"The wolf will live with the lamb, the leopard will lie down with the goat, the calf and the lion and the yearling together; and a little child will lead them."
Last Saturday evening, my wife, Janet, and I streamed Tom Hanks’ movie A Man Called Otto. We had been wanting to see it for quite some time. It was a bit sad at first to see Hanks’ character struggling with the death of his wife, but the movie became a poignant and tender reminder of how much we need each other to walk through lives that can often be plagued by pain. At one point in the movie, Otto begrudgingly befriends a stray cat—a sweet moment. Then, yesterday, I was talking with a member of my congregation about cats and dogs—and how much we each love animals like these. The combination of the two experiences in close sequence led me to the decision to share this unique devotional reflection today.
Very many of us have given our hearts to our pets for most of our lives. This emotional commitment naturally leads to a serious question for many people: "Will animals be in heaven?" Let's examine the Scripture, the authority for the Christian, and see if we can come up with an answer. In the book of Revelation, chapter 21, the Lord revealed to the apostle John, the writer of this New Testament book, a picture of the coming victory and reign of Jesus Christ at the end of the age. In verse one, John writes that he saw a new heaven and a new earth because "the first heaven and the first earth had passed away." It is significant that the picture God gives John of heaven is that it is not some place faraway in the clouds where angels are playing their harps, but rather it is right here on earth where all creation is transformed and renewed. In this vein, in my second devotional book, A Light That Guides, I wrote about what heaven might be like based on where God placed the human race originally (and intended them to remain apart from sin), a garden called Eden. Adam and Eve were surrounded by animals there. Check out this devotional (#5 in the book) if you want to read more; you can contact me for a book or order it right here on this website.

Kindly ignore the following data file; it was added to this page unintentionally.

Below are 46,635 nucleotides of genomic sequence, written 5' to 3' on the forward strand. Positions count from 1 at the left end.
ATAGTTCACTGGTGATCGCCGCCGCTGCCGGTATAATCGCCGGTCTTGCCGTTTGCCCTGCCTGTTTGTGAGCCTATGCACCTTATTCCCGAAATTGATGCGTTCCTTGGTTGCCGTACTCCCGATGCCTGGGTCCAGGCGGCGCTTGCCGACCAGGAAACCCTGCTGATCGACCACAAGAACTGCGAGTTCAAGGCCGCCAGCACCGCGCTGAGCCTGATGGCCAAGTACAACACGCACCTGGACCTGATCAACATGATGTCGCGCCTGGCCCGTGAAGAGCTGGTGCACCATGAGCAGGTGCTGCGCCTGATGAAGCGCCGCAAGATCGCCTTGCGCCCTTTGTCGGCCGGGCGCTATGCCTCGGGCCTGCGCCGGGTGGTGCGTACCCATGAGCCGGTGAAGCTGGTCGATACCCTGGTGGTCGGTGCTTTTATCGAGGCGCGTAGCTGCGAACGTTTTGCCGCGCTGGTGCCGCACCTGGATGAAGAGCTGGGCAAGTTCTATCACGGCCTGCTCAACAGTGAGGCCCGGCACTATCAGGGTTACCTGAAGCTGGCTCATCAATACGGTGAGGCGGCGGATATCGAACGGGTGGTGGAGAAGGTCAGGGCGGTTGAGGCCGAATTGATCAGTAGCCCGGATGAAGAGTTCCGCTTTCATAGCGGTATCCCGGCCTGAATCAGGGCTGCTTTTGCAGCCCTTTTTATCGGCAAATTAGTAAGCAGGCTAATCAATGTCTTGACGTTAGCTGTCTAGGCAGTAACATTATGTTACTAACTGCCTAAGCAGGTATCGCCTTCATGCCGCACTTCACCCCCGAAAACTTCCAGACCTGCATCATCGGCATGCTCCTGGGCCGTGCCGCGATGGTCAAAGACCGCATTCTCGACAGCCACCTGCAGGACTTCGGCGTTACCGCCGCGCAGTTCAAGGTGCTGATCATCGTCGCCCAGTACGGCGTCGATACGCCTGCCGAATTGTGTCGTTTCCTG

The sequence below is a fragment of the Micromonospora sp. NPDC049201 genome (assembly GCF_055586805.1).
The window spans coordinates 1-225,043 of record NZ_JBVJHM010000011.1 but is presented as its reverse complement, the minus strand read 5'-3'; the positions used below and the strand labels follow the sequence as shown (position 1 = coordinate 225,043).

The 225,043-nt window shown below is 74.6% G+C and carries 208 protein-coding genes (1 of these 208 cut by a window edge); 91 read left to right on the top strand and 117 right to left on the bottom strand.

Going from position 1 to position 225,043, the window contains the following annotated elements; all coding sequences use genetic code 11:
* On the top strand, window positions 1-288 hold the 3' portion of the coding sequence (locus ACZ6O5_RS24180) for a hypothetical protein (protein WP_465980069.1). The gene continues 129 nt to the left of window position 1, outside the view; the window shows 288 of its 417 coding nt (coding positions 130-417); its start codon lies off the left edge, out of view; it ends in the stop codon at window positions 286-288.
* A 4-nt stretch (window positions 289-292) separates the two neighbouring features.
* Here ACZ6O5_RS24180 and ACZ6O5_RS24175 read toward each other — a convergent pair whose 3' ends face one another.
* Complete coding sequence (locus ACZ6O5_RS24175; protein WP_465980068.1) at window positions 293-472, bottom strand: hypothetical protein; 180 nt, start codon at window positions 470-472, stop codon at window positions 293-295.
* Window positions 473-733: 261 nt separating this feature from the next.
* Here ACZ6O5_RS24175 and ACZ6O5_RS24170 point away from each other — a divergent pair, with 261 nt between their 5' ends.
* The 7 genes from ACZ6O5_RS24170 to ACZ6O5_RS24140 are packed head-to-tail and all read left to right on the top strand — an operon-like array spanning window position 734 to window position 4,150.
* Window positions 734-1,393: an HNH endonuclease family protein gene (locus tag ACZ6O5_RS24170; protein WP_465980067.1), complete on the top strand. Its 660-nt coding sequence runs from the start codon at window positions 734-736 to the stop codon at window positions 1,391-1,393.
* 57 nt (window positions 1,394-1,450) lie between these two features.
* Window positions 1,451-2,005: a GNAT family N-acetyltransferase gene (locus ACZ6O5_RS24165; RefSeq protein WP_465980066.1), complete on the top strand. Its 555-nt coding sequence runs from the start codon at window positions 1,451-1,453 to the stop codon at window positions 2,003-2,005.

The apostle Paul similarly tells us in his first letter to the Corinthians, chapter 15, that our resurrection bodies will not be some ethereal, ghostly forms but a transformed, renewed body with physical attributes. We know this because, after His resurrection, Jesus' body could be touched by others and he ate food with his disciples. Paul says our earthly bodies are the seeds for the heavenly body of splendor we will receive after we are resurrected in and with Christ, assuming we have surrendered our lives to Him. All of this discussion of the tangible aspect of our heavenly bodies and the fact that the site of heaven will be our "new earth" leads me to believe that all of creation will be renewed and transformed with us, including animals.